lists.openwall.net   lists  /  announce  owl-users  owl-dev  john-users  john-dev  passwdqc-users  yescrypt  popa3d-users  /  oss-security  kernel-hardening  musl  sabotage  tlsify  passwords  /  crypt-dev  xvendor  /  Bugtraq  Full-Disclosure  linux-kernel  linux-netdev  linux-ext4  PHC 
Open Source and information security mailing list archives
 
Hash Suite for Android: free password hash cracker in your pocket
[<prev] [next>] [<thread-prev] [day] [month] [year] [list]
From: bwiedman at iconsinc.com (Blake Wiedman)
Subject: AW: no more public exploits

Just a bit of info.

Military patching usually adheres to the following standard (I was in
the Air Force so when I state military I mean AF)

1. Microsoft releases a patch.

2. DISA reviews it

3.  Either the same day or longer DiSA informs local MAJCOM NOC's

4.  Local MAJCOM NOCS receive the patch notification and a deadline for
applying the patch.

5. The patch can either be received from DISA if provided or if not
provided downloaded directly from Microsoft.

6. S.A's and MAJCOM NOCS must give status report as to which machines
were updated and which were not.

7. Status and patch implementation is entered into monthly metrics.

This is a very basic over view.

-----Original Message-----
From: full-disclosure-admin@...ts.netsys.com
[mailto:full-disclosure-admin@...ts.netsys.com] On Behalf Of Ng, Kenneth
(US)
Sent: Wednesday, April 28, 2004 5:37 PM
To: 'Bernard J. Duffy'; full-disclosure@...ts.netsys.com
Subject: RE: AW: [Full-Disclosure] no more public exploits

The military does have a lot of rules, some are followed more than
others.
A friend got about 20 copies of the Melissa email worm on a computer
that
was on a network that was supposed to be completely isolated from the
outside.  How much you wanna bet someone decided to save a few dollars
by
dual honing a few pc's?  Heck, I've seen someone dual hone a NT4 box
with
every service known to man turned on, zero patches, TO THE INTERNET.
Thank
god he didn't have the right default route.

-----Original Message-----
From: full-disclosure-admin@...ts.netsys.com
[mailto:full-disclosure-admin@...ts.netsys.com]On Behalf Of Bernard J.
Duffy
Sent: Wednesday, April 28, 2004 3:38 PM
To: full-disclosure@...ts.netsys.com
Subject: Re: AW: [Full-Disclosure] no more public exploits


Are you saying that the military has standardized best practices that
mandate the immediate installation of vendor OS patches? If they do, I
highly doubt that such policies are widely adhered to.

The fact is, quickly released security patches can and often do break
applications, particularly when the system configuration is less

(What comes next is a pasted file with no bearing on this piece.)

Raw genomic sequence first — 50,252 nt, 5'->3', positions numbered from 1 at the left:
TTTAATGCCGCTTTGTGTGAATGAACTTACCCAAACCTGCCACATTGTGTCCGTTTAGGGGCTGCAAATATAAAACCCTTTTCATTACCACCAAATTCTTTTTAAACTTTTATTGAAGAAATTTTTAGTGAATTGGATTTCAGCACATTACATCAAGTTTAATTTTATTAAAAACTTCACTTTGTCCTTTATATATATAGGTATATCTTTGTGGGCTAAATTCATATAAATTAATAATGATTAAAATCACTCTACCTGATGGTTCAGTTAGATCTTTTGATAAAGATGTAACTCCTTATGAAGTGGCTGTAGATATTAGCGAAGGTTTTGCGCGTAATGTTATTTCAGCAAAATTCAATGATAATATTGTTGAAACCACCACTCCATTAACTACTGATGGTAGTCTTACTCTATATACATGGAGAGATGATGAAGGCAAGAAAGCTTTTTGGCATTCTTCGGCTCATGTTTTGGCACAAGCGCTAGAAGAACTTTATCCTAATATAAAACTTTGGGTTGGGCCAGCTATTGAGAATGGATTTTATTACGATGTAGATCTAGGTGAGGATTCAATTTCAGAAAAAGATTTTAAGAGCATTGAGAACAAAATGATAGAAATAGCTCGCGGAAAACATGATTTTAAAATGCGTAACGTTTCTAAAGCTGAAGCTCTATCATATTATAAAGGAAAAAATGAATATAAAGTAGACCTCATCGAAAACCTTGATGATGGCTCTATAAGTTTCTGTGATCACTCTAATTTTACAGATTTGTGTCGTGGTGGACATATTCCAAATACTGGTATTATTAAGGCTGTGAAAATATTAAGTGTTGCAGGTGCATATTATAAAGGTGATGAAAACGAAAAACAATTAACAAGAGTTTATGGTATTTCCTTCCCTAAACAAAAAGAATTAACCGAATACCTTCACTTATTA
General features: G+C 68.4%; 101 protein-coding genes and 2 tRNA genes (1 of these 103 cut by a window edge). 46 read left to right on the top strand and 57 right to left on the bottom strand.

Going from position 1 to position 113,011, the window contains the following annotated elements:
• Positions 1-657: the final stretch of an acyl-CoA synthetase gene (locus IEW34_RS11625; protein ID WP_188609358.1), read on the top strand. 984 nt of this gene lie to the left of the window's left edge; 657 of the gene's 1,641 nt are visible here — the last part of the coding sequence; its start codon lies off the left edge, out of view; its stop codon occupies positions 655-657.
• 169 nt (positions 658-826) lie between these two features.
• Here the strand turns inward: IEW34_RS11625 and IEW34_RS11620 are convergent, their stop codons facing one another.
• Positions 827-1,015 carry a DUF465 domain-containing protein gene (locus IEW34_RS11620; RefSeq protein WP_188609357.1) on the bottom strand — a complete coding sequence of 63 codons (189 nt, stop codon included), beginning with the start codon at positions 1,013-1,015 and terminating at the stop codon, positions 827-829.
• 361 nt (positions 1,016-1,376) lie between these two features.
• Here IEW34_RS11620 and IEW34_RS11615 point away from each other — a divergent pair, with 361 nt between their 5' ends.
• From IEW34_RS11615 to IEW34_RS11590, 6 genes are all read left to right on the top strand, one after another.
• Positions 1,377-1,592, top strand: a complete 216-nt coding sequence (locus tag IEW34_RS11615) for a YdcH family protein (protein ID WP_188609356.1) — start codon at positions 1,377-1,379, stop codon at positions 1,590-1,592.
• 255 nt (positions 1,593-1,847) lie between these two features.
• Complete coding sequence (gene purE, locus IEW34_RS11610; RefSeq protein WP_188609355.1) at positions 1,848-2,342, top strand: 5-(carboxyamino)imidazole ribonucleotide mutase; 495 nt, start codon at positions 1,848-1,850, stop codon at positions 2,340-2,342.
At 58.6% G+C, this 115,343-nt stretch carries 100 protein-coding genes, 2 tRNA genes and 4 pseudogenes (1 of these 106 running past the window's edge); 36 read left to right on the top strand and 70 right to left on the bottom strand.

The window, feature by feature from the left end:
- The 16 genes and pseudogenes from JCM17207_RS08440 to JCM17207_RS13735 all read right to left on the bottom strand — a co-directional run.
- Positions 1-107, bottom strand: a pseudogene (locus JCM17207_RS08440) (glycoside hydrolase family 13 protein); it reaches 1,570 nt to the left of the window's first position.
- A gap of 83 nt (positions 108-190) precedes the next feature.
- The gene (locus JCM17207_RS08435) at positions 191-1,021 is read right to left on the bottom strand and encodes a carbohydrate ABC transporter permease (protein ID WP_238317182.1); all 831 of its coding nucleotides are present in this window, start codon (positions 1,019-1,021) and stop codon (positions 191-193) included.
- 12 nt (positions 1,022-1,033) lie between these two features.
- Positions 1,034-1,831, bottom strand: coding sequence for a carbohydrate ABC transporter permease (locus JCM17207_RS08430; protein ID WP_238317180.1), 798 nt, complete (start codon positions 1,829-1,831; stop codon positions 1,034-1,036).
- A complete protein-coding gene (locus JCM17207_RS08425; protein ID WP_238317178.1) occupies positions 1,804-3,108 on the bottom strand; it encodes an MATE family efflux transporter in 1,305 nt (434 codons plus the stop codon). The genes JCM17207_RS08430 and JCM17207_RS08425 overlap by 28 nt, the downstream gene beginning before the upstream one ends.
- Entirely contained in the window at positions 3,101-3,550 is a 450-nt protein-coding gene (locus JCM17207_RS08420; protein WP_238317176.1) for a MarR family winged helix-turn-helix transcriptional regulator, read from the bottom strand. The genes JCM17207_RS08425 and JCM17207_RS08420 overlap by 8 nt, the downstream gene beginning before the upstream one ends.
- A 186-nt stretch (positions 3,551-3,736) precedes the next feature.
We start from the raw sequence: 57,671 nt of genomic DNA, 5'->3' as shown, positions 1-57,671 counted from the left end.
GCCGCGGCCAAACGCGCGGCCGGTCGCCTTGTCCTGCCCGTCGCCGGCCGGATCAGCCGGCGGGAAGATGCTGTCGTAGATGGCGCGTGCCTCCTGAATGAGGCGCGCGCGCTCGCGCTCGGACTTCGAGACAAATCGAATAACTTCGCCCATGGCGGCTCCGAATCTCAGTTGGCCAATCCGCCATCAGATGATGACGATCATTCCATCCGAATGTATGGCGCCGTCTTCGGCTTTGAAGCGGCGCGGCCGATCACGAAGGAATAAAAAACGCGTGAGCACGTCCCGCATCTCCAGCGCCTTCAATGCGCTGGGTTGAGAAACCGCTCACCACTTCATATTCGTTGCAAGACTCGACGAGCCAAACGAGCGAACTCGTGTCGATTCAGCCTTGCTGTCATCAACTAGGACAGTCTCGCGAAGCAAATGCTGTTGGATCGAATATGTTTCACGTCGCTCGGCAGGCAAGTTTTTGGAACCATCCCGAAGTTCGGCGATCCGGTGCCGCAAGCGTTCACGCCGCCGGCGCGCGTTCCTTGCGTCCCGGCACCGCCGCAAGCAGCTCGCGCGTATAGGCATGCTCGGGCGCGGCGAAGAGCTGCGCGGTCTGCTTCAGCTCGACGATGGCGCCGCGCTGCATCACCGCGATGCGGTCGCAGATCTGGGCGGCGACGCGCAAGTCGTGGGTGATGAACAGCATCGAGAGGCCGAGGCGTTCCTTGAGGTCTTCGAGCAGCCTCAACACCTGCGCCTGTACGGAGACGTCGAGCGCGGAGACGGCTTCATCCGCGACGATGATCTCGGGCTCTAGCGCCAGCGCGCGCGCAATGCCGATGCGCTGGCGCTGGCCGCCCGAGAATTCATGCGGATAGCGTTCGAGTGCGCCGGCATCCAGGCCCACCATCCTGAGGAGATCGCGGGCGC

common. Ask any Windows NT administrator about that.

I would venture to guess that you would not be a happy camper if the
IT organization supporting the systems that process your payroll or
banking applied code fixes without a robust testing procedure.

Bernard Duffy
bduffy@...ap.rr.com

On Wed, 28 Apr 2004 13:13:04 +0800, tcleary2@....com.au
<tcleary2@....com.au> wrote:
> 
> Cael Abal said:
> 
> >Realistically,the lack of a widespread published exploit means an
> >attack on any given machine is less likely.  An admin who chooses
> >to ignore these probabilities isn't looking at their job with the
right
> perspective.
> 
> You missed the "IMHO".
> 
> In the Military your generalisation is probably not a self evident
truth.
> 
> To quote another posters sig. "Knowing what you don't know is more
> important
> than knowing what you know." and I would add that that's because what
you
> do know you can try to deal with.
> 
> Enough of the philosophy class.
> 
> Regards,
> 
> tom.
>
------------------------------------------------------------------------
----
------------
> Tom Cleary - Security Architect
> 
> "In IT, acceptable solutions depend upon humans - Computers don't
> negotiate."
>
------------------------------------------------------------------------
----
------------
> This is a PRIVATE message. If you are not the intended recipient,
please
> delete without copying and kindly advise us by e-mail of the mistake
in
> delivery. NOTE: Regardless of content, this e-mail shall not operate
to
> bind CSC to any order or other contract unless pursuant to explicit
> written agreement or government initiative expressly permitting the
use of
> e-mail for such purpose.
>
------------------------------------------------------------------------
----
------------
> 
> 
> 
> _______________________________________________
> Full-Disclosure - We believe in it.
> Charter: http://lists.netsys.com/full-disclosure-charter.html
>

_______________________________________________
Full-Disclosure - We believe in it.
Charter: http://lists.netsys.com/full-disclosure-charter.html


************************************************************************
*****
The information in this email is confidential and may be legally
privileged.
It is intended solely for the addressee. Access to this email by anyone
else
is unauthorized. 

If you are not the intended recipient, any disclosure, copying,
distribution
or any action taken or omitted to be taken in reliance on it, is
prohibited
and may be unlawful. When addressed to our clients any opinions or
advice
contained in this email are subject to the terms and conditions
expressed in
the governing KPMG client engagement letter.         
************************************************************************
*****

_______________________________________________
Full-Disclosure - We believe in it.
Charter: http://lists.netsys.com/full-disclosure-charter.html


Powered by blists - more mailing lists